The cinema isn’t the only place to learn about Selma this Black History Month.
An East Flatbush artist and author who grew up in the Alabama city during the height of the civil rights movement will read from her memoirs at Tabla Rasa Gallery in Sunset Park on Feb. 15.
Willie Mae Brown said she has been working on her autobiography “My Selma” on and off for years, but with the movie “Selma” in theaters and a new generation of protesters taking to the streets and claiming a mantel of civil rights, she believes it was time to finally tell her story.
“I’m focusing more on Selma at this moment because of all the stories that haven’t been told,” she said. “I’m getting older, and it is time to reveal some of the things I saw and heard.”
Brown said she grew up in a violent place where being black meant watching your back, but thanks to her family’s relative privilege and her father’s secure job with the railroad, she did not experience much hatred for most of her childhood. And the first time a white person called her the N-word, she was more concerned about protecting her father, keeping him unaware of the indignity to stop him retaliating and coming to harm.
“I didn’t think he would do something, I knew he would do something,” she said. “He dealt with a lot of white men that were bad men.”
But Brown is quick to point out that not all white people in her life were enemies of progress. She spoke fondly of several white, Jewish store owners who treated her family like anyone else, and one who even slipped her father $20 to support Brown’s siblings when they marched with Martin Luther King Jr. from Selma to Montgomery.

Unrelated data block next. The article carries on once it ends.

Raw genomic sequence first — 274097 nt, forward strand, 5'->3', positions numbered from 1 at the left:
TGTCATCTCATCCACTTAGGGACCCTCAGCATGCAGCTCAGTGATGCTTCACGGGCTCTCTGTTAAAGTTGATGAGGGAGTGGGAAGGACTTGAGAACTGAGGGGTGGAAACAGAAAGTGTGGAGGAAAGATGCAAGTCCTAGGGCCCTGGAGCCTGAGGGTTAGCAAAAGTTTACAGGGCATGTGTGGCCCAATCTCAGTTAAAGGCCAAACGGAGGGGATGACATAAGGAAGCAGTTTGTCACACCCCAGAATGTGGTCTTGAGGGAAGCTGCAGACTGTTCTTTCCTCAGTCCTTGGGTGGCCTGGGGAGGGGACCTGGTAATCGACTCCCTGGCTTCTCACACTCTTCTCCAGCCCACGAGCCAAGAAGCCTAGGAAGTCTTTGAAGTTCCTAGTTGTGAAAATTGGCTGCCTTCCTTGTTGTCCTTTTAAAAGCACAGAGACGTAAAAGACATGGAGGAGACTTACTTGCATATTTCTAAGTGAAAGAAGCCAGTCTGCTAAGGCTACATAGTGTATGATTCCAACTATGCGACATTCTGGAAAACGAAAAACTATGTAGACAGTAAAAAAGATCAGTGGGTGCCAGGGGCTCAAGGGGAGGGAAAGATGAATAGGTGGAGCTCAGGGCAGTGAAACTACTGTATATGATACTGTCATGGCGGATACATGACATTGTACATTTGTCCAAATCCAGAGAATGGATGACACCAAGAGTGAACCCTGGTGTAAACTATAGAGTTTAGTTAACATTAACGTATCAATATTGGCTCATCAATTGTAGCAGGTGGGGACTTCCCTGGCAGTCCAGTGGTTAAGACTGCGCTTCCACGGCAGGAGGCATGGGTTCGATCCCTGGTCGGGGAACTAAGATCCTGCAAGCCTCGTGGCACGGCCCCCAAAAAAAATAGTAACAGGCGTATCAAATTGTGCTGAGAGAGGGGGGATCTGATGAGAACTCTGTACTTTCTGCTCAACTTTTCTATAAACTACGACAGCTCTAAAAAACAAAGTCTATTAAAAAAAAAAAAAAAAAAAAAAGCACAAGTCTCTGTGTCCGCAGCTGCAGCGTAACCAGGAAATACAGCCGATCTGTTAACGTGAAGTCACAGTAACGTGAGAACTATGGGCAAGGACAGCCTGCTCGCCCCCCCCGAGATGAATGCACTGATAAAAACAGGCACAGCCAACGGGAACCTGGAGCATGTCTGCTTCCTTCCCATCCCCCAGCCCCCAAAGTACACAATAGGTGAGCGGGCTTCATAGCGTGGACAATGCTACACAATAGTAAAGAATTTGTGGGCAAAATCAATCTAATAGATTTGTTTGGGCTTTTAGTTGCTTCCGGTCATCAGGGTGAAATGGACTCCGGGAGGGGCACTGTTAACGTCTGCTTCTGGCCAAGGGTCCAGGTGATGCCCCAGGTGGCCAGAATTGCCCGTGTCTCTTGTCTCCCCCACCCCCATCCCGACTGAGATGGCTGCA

Speaking in a southern drawl untempered by her decades living in Brooklyn, Brown described the impact of seeing Martin Luther King Jr. on one of his visits to Selma. She said she had wanted to hang out with friends that day, but when her mother dragged her to church, she quickly forgot her pals when King walked in the door.
“He mesmerized me,” she said. “My mom kept telling me to sit down, and I hadn’t even realized that I was still standing.”
Standing at 5-foot-7, Brown said King was shorter than she had expected, having imagined a tall man based on hearing the preacher’s booming voice on the radio or television. But despite his small stature, his presence in the room far outshone any recording she had seen or heard, she said.
“When he spoke he was so huge, even though he was small,” Brown said. “He opened his mouth and I heard that voice, and that night changed me.”
Willie Mae Brown reads from “My Selma” at Tabla Rasa Gallery [224 48th St. between Second and Third avenues in Sunset Park, (718) 833–9100, tabla